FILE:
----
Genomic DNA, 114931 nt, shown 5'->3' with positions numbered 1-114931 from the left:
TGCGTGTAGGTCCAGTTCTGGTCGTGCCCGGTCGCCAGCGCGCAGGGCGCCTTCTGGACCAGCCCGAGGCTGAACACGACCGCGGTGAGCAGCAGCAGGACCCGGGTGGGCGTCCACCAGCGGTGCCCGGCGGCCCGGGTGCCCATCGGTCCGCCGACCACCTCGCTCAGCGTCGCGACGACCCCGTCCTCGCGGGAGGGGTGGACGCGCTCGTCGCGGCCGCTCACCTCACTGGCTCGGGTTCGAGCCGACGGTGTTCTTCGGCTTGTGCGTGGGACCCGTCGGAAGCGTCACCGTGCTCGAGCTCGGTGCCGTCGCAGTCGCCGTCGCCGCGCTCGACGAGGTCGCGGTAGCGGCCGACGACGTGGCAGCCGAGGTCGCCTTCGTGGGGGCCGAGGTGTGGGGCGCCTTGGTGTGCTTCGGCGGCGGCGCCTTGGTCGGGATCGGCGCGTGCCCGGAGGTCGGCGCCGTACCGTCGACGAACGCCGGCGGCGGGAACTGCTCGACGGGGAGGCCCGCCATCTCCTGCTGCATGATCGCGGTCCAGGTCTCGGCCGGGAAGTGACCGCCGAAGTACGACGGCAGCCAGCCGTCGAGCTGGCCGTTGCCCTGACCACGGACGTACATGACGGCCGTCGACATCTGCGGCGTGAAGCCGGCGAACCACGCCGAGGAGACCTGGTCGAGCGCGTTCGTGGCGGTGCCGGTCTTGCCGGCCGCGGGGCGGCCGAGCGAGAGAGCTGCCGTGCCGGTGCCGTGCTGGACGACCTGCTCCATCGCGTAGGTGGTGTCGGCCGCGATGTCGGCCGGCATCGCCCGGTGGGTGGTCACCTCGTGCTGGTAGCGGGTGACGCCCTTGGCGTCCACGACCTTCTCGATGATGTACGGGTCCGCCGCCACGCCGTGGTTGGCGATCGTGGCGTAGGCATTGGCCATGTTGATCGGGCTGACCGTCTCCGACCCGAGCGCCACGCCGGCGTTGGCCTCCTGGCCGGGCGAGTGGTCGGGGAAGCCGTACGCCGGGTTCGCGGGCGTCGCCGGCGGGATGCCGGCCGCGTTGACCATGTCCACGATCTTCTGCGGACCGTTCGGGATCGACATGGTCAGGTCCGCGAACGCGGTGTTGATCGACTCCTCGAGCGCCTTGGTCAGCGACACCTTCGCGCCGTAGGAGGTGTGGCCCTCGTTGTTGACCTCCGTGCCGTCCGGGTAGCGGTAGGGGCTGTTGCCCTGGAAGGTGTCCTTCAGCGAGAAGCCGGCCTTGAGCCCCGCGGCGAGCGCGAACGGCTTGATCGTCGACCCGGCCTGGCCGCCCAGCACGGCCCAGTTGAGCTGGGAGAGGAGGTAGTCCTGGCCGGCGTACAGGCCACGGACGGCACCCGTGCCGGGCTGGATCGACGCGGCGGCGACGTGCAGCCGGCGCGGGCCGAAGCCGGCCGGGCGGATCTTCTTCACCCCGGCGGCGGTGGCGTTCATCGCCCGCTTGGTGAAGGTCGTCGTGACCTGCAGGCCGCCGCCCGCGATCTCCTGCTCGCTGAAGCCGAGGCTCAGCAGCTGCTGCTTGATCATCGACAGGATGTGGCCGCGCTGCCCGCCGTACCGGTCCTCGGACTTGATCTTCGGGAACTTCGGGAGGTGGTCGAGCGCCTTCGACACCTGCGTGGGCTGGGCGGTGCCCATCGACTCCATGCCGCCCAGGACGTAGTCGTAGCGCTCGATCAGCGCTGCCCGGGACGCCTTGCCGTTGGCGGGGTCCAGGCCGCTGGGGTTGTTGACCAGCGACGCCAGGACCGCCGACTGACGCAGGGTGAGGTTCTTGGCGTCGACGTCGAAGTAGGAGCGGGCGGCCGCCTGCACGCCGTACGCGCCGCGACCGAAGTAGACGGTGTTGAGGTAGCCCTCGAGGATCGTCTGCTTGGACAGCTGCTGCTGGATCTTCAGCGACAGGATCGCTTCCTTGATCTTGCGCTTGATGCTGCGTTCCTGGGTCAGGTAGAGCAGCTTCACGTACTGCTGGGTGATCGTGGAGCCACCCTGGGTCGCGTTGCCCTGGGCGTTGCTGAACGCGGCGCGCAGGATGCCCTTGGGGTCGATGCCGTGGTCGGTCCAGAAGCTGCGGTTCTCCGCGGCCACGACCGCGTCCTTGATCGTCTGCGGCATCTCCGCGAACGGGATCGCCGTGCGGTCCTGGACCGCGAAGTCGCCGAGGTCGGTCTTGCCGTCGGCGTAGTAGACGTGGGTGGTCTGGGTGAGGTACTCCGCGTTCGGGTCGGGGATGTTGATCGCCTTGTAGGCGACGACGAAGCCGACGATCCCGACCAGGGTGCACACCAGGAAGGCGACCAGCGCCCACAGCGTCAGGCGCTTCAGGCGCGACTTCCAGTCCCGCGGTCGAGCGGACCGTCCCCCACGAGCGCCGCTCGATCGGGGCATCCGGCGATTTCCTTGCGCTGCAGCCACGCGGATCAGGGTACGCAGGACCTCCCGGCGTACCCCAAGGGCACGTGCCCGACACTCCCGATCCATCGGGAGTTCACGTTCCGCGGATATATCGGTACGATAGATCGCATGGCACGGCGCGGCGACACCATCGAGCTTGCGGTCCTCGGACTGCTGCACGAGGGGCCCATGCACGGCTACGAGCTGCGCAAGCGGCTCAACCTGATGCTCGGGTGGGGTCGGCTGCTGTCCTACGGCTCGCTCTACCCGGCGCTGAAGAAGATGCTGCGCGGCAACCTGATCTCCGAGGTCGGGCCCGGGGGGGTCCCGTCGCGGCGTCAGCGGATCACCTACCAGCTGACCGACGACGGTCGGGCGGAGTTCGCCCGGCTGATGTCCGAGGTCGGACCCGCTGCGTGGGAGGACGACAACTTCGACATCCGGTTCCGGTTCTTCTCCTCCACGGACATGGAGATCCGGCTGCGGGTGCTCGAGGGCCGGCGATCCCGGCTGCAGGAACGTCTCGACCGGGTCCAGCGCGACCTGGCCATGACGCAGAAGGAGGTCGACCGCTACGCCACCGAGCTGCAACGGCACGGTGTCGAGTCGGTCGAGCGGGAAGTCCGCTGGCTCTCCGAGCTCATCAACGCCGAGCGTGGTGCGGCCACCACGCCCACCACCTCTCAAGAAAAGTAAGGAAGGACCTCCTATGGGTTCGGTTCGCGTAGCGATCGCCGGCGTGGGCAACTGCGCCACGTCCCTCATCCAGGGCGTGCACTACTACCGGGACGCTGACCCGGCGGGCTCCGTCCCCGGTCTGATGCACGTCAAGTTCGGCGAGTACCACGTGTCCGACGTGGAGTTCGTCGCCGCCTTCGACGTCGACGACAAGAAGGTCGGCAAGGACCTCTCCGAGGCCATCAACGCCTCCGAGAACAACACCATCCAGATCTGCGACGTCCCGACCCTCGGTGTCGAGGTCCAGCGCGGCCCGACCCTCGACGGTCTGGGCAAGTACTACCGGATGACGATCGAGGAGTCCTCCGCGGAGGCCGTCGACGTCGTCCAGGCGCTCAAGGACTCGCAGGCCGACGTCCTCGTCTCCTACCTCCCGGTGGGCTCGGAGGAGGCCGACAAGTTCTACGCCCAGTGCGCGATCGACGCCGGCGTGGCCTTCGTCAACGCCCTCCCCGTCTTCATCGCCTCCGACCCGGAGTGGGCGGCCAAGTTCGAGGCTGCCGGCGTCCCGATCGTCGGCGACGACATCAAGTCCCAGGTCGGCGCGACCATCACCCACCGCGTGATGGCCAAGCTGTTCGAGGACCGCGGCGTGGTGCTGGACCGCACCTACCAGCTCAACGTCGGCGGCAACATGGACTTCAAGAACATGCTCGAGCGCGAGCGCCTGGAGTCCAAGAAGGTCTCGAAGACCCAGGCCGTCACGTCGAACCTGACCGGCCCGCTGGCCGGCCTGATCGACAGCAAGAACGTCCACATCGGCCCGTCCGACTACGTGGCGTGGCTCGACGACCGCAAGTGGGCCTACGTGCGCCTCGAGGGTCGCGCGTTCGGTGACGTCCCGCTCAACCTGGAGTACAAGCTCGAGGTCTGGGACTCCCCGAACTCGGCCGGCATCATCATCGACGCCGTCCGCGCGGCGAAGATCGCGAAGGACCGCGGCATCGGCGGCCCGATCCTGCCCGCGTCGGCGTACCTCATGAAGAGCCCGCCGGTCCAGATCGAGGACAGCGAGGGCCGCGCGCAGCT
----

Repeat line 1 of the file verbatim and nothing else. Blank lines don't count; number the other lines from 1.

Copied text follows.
Genomic DNA, 114931 nt, shown 5'->3' with positions numbered 1-114931 from the left: